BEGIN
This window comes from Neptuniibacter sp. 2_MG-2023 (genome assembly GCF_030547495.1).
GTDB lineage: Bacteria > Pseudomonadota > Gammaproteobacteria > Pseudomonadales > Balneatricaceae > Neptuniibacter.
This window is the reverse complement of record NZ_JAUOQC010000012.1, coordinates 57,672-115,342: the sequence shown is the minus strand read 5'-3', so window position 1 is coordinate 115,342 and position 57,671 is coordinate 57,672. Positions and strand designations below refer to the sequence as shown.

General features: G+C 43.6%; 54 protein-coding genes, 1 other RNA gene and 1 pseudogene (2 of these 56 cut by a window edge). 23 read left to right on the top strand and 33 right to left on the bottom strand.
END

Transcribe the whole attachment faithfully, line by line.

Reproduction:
This window comes from Neptuniibacter sp. 2_MG-2023 (genome assembly GCF_030547495.1).
GTDB lineage: Bacteria > Pseudomonadota > Gammaproteobacteria > Pseudomonadales > Balneatricaceae > Neptuniibacter.
This window is the reverse complement of record NZ_JAUOQC010000012.1, coordinates 57,672-115,342: the sequence shown is the minus strand read 5'-3', so window position 1 is coordinate 115,342 and position 57,671 is coordinate 57,672. Positions and strand designations below refer to the sequence as shown.

General features: G+C 43.6%; 54 protein-coding genes, 1 other RNA gene and 1 pseudogene (2 of these 56 cut by a window edge). 23 read left to right on the top strand and 33 right to left on the bottom strand.